Too often, what leads people struggling with substance abuse or mental health disorders to seek help is hitting a personal rock bottom. Avoidance, denial, and not understanding the importance of primary and preventative care are just some of the reasons that people don’t seek help before their circumstances become extremely problematic. However, by addressing substance abuse and mental health disorders early, they can effectively mitigate negative outcomes and prevent potential life-changing problems.
Primary Care for Mental Health Disorders
Primary care providers are often medical health professionals who treat patients for day-to-day medical issues. These types of specialists are often family doctors or healthcare practitioners who want to help as many people as possible. Because of their wide net approach to healthcare, primary care providers can be an incredibly helpful first step when an individual is ready to get help for mental health disorders or substance abuse.
There is a stigma associated with certain mental health disorders. As a result, many people struggling with symptoms of mental illness may fail to seek a diagnosis or treatment out of embarrassment or fear of being judged. However, since a person’s mental health can be impacted by physiological and psychological influences, seeing a primary care provider for both physical and mental services can be beneficial.
Many people use a single primary care provider for years. Using a primary care provider who already knows your medical history can make it easier to discuss topics that you may be uncomfortable discussing with a stranger. Additionally, your primary care provider can provide referrals to trusted specialists who will be a better fit for you if you need adjunct services.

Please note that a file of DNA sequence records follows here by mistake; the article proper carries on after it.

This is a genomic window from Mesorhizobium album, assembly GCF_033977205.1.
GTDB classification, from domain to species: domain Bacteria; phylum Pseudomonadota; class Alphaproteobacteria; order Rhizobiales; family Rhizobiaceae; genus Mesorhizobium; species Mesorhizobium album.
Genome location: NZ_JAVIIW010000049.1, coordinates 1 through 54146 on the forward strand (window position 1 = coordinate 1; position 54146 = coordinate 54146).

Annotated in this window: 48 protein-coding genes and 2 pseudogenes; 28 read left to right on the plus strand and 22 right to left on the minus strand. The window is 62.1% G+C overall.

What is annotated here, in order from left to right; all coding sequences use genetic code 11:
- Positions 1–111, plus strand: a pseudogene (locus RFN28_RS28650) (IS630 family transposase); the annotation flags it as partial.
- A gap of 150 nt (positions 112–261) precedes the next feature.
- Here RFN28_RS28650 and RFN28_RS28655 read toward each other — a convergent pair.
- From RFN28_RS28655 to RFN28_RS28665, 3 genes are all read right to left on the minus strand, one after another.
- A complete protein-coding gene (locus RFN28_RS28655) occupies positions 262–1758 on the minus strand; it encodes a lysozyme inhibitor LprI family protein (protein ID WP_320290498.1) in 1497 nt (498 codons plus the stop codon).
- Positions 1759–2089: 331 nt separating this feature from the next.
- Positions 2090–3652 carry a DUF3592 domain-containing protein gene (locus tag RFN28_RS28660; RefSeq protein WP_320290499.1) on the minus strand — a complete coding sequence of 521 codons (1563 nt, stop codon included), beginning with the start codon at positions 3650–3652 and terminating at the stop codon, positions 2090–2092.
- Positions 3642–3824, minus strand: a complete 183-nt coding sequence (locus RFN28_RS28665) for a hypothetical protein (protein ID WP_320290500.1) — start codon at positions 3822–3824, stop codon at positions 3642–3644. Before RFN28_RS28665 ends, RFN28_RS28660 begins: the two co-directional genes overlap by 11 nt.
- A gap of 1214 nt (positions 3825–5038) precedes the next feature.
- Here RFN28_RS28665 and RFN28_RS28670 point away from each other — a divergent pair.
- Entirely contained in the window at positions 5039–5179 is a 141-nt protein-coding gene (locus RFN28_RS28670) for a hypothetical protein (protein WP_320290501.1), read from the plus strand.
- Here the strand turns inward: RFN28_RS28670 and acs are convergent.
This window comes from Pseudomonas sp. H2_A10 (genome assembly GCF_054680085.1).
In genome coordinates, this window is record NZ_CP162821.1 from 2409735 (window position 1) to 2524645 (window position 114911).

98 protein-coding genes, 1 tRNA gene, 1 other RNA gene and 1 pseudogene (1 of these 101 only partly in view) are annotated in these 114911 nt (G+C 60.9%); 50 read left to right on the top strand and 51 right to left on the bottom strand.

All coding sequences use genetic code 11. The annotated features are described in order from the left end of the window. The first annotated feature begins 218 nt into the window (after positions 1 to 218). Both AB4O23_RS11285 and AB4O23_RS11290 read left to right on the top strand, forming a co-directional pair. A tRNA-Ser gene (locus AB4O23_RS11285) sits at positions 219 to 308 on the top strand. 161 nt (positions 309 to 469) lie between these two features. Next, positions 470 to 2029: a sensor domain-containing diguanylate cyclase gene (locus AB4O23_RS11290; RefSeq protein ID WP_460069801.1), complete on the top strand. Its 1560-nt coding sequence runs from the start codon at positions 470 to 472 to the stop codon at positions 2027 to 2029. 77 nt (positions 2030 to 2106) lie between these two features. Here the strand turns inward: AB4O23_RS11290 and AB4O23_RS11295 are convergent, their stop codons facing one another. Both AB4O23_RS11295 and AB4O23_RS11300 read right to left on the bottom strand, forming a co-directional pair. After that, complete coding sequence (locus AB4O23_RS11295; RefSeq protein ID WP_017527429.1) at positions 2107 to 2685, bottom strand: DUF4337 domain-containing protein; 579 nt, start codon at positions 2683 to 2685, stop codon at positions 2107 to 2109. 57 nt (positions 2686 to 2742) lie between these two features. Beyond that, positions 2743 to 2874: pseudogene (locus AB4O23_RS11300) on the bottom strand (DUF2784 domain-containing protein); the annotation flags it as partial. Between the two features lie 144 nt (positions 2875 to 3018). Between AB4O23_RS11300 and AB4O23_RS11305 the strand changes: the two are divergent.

Primary Care for Substance Use Disorders
Substance use disorder (SUD) is a debilitating and chronic condition that can affect every area of a person’s life: employment, social, emotional, physical, and psychological. Despite the sometimes grave consequences of addiction, many people will live in denial about the seriousness of their substance abuse and only seek out treatment when their health becomes problematic or a serious injury has occurred. Despite receiving treatment for a health concern or injury, they may not ask for help with their addiction.
However, visiting a primary care provider for a substance use disorder opens up an opportunity for simultaneous treatment of health issues and addiction. Additionally, primary care for substance abuse allows individuals to receive medical counseling for their disorder and hear unbiased facts from a medical professional about the consequences of continued substance abuse. Reaching out to a primary care provider to address a substance use disorder creates more opportunities for accessing the help necessary for getting on the road to recovery.